Work, Gratitude and ‘the Good Immigrant’: Rereading Andrea Levy’s Every Light in the House Burnin’ (1994) and Never Far From Nowhere (1996) after the Windrush Scandal


  • Fiona Tolan Liverpool John Moores University


Andrea Levy, the good immigrant, Windrush Scandal, work, education


In Levy’s early novels, first generation immigrants attempt to secure their status as good citizens through employment; work is a means of integration, respectability, and a badge of self-sufficiency, while education is a route to class mobility for their children. Written more than twenty years before the Windrush scandal broke, these works foreshadow the British State’s betrayal of the Windrush generation and are sceptical of the promise that respectable work leads to acceptance and equality in British society. Levy interrogates the figure of ‘the good immigrant’ and exposes the precarity of her Windrush generation protagonists. Where older characters keep their heads down, their British-born children – following Sara Ahmed’s analysis of happiness as a principle ‘used to justify oppression’ – assert their right to be ungrateful and unhappy, just like anyone else. Returning to these works in the light of the Windrush scandal, I examine Levy’s early preoccupation with the same anxieties around the figure of the needy, unworthy immigrant she later raises in ‘Loose Change’. I focus specifically on the role of work and education in the immigrant experience and argue that Levy’s early 1990s works speak directly to urgent questions, highlighted by the Windrush scandal, around national identity and belonging.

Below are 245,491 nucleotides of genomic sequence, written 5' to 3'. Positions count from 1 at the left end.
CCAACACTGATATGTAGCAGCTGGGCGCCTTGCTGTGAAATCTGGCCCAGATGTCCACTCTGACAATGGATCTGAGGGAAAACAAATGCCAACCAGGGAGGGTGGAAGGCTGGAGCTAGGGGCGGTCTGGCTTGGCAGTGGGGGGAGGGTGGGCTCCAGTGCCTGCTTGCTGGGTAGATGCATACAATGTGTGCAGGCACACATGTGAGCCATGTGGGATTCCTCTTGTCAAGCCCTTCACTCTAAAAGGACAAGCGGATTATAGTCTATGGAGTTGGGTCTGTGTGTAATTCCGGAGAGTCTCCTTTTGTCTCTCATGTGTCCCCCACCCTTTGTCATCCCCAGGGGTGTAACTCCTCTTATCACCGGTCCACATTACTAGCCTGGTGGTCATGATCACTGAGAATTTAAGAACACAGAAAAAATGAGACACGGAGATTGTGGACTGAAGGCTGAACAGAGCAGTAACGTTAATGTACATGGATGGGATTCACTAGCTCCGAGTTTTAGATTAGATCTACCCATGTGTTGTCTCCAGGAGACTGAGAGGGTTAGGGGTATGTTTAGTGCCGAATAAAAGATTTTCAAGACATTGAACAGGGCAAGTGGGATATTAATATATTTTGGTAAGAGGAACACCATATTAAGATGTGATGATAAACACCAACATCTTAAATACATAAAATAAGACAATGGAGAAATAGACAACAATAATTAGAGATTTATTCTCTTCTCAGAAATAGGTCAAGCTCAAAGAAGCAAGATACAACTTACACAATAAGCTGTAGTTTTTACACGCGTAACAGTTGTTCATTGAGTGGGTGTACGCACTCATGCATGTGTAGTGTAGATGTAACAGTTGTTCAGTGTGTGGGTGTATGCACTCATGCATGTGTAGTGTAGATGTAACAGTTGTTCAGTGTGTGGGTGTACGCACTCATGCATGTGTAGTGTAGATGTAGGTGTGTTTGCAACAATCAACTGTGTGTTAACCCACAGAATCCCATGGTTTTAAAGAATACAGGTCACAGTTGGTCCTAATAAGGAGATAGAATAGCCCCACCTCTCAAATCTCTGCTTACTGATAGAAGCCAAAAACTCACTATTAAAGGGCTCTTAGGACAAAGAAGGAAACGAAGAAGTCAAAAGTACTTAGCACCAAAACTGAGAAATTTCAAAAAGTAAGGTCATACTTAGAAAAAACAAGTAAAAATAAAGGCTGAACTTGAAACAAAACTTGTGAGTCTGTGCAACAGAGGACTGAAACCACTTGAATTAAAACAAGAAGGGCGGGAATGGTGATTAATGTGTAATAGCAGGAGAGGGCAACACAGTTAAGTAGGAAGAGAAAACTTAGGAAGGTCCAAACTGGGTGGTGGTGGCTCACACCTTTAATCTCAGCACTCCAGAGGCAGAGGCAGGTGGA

Author Biography

Fiona Tolan, Liverpool John Moores University

Fiona Tolan is Senior Lecturer in English at Liverpool John Moores University, UK. She is author of Margaret Atwood: Feminism and Fiction (2007), New Directions: Writing Post-1990 (2010), and The Fiction of Margaret Atwood: A Reader’s Guide to Essential Criticism (forthcoming). She has published articles on Doris Lessing, Zadie Smith, Alice Munro, Carol Shields, and others. She is currently co-editing with Rachel Carroll The Routledge Companion to Literature and Feminism and writing a monograph on The Politics of Cleaning in Post-War Women’s Writing.